A magnetic cloud is a transient event observed in the solar wind. It was defined in 1981 by Burlaga et al 1981 as a region of enhanced magnetic field strength, smooth rotation of the magnetic field vector and low proton density and temperature [1]. Magnetic clouds are a possible manifestation of a Coronal Mass Ejection (CME). The association between CMEs and magnetic clouds was made by Burlaga et al in 1982 when a magnetic cloud was observed by Helios-1 two days after being observed by SMM[2]. However, because observations near Earth are usually done by a single spacecraft, many CMEs are not seen as being associated with magnetic clouds. The typical structure observed for a fast CME by a satellite such as ACE is a fast-mode shock wave followed by a dense (and hot) sheath of plasma (the downstream region of the shock) and a magnetic cloud.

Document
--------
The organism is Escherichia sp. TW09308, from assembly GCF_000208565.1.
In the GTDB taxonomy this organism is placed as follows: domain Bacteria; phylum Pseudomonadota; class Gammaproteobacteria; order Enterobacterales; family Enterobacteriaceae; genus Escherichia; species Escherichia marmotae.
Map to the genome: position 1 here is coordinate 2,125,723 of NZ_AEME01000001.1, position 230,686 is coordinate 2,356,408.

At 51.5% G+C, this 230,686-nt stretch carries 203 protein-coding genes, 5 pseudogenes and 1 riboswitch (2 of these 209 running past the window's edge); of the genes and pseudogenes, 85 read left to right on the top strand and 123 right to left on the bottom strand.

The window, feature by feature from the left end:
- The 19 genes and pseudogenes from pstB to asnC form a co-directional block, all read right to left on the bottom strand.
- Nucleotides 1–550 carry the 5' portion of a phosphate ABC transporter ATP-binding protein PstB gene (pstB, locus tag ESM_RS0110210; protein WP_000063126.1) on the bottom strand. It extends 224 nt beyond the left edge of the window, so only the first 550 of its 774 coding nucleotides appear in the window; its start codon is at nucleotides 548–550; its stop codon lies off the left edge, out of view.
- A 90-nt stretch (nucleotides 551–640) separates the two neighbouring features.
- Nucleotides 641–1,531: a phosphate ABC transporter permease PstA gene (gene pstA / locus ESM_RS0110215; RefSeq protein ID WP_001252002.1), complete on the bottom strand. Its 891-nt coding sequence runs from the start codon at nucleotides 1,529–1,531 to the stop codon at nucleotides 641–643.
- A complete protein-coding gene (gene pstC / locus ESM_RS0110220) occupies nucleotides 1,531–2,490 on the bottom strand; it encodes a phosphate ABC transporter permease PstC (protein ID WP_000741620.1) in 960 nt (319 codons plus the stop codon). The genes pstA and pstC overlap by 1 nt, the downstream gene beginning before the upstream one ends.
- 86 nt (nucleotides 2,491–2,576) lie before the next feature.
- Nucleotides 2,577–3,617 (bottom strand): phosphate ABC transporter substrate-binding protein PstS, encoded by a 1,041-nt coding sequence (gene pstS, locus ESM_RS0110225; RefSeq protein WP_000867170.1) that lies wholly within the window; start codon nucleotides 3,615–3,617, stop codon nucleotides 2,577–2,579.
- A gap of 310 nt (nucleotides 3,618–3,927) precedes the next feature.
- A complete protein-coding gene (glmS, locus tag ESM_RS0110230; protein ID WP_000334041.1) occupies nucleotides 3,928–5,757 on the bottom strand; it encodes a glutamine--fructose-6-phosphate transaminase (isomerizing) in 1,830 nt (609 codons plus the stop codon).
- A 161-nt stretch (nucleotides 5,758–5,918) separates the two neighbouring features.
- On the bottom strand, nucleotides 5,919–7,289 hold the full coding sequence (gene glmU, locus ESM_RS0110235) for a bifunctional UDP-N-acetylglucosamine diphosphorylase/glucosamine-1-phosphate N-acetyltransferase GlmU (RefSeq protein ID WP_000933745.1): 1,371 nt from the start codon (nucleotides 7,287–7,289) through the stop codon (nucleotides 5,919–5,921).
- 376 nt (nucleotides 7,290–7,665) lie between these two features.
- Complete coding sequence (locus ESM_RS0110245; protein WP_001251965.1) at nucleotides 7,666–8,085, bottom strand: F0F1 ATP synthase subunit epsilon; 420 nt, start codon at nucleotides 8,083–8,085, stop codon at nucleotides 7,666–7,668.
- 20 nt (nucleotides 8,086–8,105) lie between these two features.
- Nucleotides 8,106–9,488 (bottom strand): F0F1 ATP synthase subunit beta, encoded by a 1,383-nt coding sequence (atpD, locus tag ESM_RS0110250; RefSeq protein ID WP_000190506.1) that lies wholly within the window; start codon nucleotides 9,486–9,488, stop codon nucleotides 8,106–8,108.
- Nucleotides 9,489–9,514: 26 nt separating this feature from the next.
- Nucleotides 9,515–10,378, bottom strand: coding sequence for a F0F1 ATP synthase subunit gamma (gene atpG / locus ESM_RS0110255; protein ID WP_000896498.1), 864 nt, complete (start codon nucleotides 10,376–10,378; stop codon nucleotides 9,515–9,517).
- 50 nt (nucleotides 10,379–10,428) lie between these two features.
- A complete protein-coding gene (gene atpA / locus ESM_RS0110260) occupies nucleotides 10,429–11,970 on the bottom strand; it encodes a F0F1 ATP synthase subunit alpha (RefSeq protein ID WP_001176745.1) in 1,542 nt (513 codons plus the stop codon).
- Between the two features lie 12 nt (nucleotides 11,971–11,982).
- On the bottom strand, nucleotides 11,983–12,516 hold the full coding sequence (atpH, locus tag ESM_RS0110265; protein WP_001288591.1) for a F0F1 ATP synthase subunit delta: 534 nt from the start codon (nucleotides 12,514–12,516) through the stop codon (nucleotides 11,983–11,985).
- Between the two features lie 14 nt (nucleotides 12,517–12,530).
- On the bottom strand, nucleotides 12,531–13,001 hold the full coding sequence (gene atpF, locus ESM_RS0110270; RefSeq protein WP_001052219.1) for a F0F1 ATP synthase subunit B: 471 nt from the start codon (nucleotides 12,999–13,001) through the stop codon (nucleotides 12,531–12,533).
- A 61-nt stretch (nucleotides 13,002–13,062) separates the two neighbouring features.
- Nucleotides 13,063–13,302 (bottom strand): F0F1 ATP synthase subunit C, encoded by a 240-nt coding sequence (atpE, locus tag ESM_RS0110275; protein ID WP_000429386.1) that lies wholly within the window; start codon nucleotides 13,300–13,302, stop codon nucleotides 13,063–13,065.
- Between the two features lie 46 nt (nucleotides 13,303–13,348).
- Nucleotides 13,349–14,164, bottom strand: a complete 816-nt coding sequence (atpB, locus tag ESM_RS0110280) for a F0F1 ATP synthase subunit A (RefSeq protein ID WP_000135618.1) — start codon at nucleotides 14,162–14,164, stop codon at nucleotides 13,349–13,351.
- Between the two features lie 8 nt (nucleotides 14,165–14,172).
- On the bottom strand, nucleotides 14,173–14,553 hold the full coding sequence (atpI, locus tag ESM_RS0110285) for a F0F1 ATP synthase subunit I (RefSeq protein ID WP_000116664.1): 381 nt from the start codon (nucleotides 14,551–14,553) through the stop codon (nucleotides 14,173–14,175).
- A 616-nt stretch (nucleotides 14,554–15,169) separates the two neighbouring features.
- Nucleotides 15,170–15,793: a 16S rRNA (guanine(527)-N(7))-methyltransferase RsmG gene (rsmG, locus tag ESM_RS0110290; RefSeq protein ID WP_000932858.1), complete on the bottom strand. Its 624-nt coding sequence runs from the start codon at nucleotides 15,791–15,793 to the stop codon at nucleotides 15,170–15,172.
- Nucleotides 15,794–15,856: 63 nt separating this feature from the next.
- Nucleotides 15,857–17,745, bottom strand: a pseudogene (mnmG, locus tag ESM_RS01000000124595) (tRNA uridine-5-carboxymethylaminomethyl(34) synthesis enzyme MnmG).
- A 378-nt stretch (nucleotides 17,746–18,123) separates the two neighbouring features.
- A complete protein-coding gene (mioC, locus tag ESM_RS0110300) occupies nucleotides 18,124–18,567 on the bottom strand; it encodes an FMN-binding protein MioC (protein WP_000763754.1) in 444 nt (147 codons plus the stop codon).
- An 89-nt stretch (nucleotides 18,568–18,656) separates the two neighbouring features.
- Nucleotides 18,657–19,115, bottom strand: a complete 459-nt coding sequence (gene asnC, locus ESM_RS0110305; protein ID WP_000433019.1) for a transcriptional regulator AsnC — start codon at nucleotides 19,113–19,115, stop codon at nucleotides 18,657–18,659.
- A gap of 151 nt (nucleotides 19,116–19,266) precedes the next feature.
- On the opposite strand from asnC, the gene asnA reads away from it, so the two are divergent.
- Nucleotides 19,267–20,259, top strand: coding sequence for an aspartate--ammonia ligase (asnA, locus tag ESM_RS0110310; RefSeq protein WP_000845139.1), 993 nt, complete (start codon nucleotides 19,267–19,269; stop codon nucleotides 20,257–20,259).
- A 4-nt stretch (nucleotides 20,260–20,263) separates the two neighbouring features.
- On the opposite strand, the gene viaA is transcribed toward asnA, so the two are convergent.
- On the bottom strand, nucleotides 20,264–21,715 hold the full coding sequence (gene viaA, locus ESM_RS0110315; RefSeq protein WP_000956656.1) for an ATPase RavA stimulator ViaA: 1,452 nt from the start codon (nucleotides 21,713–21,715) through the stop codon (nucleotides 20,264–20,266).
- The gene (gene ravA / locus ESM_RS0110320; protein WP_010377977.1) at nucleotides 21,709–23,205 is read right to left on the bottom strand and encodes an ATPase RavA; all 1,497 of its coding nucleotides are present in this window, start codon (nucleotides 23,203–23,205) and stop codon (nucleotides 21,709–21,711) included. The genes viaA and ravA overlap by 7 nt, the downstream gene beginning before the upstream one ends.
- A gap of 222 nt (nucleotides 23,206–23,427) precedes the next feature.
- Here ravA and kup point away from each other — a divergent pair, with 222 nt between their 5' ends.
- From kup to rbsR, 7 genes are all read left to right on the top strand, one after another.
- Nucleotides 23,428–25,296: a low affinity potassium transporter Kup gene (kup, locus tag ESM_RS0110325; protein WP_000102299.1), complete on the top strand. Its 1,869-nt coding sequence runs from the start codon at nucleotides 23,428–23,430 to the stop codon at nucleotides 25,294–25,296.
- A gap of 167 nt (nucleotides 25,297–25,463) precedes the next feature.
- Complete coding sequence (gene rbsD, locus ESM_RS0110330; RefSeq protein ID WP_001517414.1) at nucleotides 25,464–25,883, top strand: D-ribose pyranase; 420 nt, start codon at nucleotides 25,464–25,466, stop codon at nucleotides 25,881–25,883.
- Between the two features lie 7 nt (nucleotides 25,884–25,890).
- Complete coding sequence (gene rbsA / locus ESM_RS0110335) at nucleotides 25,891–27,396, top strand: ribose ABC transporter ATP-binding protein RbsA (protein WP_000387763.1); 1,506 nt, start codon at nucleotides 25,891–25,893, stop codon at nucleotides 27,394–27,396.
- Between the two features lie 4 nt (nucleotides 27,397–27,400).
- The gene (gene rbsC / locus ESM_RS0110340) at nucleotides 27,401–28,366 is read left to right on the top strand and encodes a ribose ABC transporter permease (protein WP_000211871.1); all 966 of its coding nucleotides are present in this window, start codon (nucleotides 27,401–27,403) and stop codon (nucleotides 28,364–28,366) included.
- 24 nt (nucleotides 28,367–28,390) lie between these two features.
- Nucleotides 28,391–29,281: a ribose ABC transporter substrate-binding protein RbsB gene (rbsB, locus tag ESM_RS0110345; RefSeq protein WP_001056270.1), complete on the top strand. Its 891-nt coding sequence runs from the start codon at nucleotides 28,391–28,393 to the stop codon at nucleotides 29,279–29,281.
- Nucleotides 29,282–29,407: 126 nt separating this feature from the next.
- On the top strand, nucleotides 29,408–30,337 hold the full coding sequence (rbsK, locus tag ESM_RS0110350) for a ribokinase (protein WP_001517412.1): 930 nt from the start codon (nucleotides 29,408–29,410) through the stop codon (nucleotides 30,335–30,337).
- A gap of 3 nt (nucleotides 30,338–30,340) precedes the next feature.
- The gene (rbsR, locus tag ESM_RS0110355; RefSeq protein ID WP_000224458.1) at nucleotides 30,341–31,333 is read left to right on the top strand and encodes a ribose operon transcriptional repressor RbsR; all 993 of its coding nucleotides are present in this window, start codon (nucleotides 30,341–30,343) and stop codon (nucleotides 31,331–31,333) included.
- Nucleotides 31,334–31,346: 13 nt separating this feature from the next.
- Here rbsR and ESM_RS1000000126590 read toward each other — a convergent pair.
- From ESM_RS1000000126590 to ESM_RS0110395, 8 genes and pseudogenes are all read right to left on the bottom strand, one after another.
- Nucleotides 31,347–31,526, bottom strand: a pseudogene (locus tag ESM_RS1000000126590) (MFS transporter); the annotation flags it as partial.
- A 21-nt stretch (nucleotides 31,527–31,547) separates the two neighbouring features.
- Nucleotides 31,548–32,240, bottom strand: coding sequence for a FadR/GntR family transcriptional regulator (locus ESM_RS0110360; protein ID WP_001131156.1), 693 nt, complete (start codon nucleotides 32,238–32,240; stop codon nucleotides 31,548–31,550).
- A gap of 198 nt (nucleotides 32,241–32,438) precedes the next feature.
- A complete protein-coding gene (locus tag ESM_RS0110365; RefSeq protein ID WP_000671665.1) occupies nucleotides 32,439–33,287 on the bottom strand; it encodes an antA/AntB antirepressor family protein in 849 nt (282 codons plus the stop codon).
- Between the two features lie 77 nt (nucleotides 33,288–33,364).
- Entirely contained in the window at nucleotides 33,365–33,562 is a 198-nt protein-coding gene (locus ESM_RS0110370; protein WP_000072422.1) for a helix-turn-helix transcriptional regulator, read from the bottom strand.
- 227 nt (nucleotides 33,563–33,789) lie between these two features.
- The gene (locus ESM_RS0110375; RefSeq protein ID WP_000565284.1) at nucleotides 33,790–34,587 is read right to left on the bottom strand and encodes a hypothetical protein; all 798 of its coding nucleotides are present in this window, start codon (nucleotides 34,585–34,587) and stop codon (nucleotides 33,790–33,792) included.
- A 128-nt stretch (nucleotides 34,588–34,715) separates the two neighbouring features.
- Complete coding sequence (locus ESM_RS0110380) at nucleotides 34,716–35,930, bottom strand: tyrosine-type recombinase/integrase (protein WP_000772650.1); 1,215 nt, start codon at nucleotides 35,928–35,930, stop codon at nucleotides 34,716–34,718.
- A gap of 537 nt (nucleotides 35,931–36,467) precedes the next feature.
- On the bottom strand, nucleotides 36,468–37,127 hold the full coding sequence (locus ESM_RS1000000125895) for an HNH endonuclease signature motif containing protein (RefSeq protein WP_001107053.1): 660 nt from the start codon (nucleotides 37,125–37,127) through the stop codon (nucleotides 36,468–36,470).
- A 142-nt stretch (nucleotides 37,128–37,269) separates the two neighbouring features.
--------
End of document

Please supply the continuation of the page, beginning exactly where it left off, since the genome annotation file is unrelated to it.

Other characteristics of magnetic cloudsEdit

Other signatures of magnetic clouds are now used in addition to the one described above: among other, bidirectional superthermal electrons, unusual charge state or abundance of iron, helium, carbon and/or oxygen. The typical time for a magnetic cloud to move past a satellite at the L1 point is 1 day corresponding to a radius of 0.15 AU with a typical speed of 450 km s-1 and magnetic field strength of 20 nT [3]

Other types of ejecta observed at EarthEdit

Magnetic clouds represent about one third of ejecta observed by satellites at Earth. Other types of ejecta are multiple-magnetic cloud events (a single structure with multiple subclouds distinguishable) and complex ejecta, which can be the result of the interaction of multiple CMEs.


  1. Burlaga, L. F., E. Sittler, F. Mariani, and R. Schwenn, "Magnetic loop behind an interplanetary shock: Voyager, Helios and IMP-8 observations" in "Journal of Geophysical Research", 86, 6673, 1981
  2. Burlaga, L. F. et al, "A magnetic cloud and a coronal mass ejection" in "Geophysical Research Letter"s, 9, 1317-1320, 1982
  3. Lepping, R. P. et al "Magnetic field structure of interplanetary magnetic clouds at 1 AU" in "Journal of Geophysical Research", 95, 11957-11965, 1990.

See alsoEdit

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